Washington: Clark County

Clark County (pop. 425,363) is bordered on the west and south by the Columbia River, and on the north by the Lewis River. It is Washington’s fifth-most-populous county.

It is one of 12 Clark counties in the U.S., and one of three (along with Arkansas and Missouri) named for William Clark (1770-1838) of the Lewis and Clark Expedition.

The county seat of Clark County is the city of Vancouver (pop. 161,791), fourth-largest city in Washington, located across the Columbia from Portland, Oregon.

Clark County Courthouse (1941)

English settlement of the Vancouver area began in 1824 at Fort Vancouver, a fur-trading outpost of the Hudson’s Bay Company. It was named for naval officer and explorer George Vancouver (1757-1798). Vancouver, B.C., was named later in the 19th century.

Fort Vancouver National Historic Site

Vancouver’s population grew rapidly during World War II, when Henry Kaiser built a shipyard that employed as many as 36,000 people.

“Wendy the Welder” sculpture

The Kiggins Theatre opened in downtown Vancouver in 1936. It now has variety of films, concerts, and special events.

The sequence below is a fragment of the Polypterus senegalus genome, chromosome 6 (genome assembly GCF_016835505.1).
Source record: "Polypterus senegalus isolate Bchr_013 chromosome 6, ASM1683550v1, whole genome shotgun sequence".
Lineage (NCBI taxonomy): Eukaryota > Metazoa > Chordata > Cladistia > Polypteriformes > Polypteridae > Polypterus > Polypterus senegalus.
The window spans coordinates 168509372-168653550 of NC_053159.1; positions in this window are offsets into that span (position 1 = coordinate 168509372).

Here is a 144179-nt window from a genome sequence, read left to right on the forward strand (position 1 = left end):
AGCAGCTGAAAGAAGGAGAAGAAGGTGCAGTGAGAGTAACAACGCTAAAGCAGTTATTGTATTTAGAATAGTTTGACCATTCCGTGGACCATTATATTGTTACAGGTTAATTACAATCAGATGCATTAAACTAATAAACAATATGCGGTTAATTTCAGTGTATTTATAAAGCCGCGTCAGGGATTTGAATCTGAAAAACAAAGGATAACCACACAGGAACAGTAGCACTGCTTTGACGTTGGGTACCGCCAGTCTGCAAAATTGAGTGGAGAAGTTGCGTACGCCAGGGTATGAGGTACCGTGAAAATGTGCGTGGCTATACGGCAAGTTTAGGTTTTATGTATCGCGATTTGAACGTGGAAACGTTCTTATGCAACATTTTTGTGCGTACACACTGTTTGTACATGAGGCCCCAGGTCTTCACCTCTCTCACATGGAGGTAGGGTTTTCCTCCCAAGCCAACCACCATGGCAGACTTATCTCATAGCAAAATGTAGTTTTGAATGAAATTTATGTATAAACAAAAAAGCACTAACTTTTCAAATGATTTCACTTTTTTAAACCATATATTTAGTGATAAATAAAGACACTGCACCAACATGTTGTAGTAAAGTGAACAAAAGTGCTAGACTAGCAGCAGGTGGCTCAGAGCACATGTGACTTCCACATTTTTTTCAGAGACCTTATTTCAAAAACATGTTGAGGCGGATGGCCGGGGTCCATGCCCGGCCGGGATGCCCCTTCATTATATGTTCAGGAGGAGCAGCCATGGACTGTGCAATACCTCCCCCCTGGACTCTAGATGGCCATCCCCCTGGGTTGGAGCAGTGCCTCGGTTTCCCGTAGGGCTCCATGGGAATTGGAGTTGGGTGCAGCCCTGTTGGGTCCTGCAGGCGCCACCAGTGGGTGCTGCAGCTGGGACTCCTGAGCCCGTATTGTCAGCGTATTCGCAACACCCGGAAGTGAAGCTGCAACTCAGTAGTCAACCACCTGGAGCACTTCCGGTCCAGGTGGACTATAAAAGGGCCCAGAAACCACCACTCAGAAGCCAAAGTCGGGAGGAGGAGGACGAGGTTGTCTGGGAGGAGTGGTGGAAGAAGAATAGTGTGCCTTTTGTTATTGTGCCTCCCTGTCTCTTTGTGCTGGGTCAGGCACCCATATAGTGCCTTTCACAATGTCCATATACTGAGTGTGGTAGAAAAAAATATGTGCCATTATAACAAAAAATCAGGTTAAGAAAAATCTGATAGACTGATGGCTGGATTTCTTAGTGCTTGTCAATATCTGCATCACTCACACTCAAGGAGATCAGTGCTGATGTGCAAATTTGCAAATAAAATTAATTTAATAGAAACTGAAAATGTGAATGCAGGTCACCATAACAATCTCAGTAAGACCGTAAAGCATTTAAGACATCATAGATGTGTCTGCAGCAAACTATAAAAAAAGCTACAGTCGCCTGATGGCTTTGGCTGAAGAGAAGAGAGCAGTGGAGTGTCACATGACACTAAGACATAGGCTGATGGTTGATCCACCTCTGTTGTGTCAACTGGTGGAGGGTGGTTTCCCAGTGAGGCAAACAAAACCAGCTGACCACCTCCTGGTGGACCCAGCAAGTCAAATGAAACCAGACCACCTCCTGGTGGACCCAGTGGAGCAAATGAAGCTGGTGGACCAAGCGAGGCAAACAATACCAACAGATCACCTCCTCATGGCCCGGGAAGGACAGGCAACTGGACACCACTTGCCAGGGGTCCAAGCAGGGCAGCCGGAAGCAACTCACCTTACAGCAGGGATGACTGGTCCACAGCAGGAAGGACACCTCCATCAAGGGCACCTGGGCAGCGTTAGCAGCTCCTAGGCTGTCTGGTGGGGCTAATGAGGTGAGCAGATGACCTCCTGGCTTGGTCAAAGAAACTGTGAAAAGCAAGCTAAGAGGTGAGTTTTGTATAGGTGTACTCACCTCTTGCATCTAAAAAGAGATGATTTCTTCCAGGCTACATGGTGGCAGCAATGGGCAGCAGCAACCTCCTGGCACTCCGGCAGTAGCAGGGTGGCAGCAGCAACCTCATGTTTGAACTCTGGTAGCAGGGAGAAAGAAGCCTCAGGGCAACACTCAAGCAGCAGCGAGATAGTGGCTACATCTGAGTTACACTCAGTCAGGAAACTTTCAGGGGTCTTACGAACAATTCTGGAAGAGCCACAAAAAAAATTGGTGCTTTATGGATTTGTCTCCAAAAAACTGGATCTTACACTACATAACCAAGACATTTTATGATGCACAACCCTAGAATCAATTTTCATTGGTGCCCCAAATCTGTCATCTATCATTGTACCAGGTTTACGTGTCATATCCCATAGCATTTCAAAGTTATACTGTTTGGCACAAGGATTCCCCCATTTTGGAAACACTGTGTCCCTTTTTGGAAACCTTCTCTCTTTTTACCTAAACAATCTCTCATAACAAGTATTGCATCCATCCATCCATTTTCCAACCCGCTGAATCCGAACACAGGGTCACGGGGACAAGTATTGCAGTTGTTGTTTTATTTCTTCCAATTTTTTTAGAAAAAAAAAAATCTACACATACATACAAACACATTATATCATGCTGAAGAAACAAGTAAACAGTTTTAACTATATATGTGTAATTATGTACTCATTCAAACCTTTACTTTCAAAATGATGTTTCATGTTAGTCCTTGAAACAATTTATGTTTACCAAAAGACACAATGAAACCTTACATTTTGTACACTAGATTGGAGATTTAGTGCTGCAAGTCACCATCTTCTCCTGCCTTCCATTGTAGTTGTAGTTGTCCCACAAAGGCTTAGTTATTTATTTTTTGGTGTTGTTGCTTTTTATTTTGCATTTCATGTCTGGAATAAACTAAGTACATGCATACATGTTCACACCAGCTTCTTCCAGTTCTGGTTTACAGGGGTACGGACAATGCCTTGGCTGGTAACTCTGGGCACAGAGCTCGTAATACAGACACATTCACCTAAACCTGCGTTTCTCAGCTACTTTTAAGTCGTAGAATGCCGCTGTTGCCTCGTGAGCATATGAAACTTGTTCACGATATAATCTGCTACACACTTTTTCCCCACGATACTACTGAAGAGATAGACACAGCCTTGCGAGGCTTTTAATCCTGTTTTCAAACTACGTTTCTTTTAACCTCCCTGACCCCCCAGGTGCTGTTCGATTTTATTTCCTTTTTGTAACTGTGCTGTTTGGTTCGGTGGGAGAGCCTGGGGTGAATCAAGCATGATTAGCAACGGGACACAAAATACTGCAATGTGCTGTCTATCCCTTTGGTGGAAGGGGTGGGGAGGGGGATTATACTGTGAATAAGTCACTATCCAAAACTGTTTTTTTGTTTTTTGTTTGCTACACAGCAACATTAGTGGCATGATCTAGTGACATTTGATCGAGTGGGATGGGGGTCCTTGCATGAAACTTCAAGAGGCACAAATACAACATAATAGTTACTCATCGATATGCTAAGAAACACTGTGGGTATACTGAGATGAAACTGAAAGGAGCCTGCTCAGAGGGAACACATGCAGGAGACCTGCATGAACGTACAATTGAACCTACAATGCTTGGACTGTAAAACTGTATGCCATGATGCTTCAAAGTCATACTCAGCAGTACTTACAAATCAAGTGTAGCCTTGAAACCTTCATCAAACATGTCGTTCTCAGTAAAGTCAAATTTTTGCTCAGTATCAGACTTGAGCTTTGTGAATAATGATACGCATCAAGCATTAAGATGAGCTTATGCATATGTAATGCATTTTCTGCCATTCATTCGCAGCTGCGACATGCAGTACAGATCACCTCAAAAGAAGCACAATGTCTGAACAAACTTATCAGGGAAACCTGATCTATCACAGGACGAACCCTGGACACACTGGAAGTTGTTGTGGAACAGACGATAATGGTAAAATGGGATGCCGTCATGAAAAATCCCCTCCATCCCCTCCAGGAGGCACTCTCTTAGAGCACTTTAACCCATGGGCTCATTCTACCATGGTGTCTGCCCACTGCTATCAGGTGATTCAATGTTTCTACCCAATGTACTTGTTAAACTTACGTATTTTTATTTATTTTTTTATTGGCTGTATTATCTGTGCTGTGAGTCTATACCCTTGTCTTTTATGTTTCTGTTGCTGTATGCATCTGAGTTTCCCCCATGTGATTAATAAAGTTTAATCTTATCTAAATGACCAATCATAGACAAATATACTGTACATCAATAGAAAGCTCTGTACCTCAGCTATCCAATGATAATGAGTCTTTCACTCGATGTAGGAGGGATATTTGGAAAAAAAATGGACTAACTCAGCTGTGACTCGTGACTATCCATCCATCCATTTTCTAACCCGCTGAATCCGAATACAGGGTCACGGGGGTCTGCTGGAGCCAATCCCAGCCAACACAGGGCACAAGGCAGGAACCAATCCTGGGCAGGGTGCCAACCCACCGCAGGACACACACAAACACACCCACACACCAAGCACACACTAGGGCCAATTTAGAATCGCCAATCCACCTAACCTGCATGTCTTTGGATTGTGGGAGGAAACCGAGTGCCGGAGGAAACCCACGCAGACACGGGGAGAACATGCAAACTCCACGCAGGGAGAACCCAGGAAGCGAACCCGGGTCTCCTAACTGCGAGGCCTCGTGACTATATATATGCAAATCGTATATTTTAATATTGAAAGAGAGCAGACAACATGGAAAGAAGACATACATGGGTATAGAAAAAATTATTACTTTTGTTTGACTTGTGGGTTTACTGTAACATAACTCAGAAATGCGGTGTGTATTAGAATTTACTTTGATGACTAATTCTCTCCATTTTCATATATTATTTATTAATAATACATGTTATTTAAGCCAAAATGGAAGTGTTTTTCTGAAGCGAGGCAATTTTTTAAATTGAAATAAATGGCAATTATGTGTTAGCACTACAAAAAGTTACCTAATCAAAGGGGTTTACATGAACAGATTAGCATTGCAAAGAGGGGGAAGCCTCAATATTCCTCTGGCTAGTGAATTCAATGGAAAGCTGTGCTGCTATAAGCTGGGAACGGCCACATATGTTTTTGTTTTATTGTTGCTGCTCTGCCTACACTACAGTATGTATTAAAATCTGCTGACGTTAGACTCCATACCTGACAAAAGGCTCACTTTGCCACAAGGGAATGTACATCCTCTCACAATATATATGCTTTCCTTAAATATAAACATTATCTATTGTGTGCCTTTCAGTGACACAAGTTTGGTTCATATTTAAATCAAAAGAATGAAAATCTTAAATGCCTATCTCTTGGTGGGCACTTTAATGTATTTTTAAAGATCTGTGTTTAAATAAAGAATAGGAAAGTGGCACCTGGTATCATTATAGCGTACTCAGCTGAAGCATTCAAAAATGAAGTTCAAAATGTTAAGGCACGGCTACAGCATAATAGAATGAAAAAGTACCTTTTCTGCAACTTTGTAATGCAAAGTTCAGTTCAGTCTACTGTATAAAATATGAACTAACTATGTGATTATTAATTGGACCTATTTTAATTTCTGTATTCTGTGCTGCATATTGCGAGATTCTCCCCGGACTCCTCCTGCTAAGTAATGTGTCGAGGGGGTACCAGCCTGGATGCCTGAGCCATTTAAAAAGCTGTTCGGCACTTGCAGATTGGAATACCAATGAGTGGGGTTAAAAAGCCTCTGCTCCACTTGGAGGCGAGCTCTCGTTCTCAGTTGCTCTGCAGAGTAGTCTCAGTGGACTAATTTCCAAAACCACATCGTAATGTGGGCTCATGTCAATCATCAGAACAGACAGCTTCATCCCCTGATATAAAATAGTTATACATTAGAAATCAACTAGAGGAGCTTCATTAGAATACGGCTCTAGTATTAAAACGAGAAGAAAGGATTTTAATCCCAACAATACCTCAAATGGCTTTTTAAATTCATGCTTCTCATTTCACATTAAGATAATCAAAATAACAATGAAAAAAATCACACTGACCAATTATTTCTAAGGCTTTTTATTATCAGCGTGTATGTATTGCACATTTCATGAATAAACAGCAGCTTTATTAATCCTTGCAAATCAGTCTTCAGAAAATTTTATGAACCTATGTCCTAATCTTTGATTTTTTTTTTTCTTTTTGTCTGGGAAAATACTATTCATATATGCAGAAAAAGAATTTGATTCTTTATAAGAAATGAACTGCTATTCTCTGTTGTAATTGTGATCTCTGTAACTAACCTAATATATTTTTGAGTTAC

Art Deco style

The city of Ridgefield (pop. 4,763), northwest of Vancouver, is the home of the Arndt Prune Dryer (1898), one of the last traditional, farm-built prune dryer building in Washington.

On the National Register of Historic Places

The athletic teams at Ridgefield High School are known as the Spudders, because of the region’s potato-growing heritage.

In the city of Camas (pop. 19,355), east of Vancouver, the sports teams at Camas High School are called the Papermakers, because of its large Georgia-Pacific paper mill.

Richie Sexson, the tallest position player in Major League history (at 6’8″), grew up in the unincorporated community of Brush Prairie, north of Vancouver.

Indian, Brewer, Diamondback, Mariner, Yankee


wash working map copy

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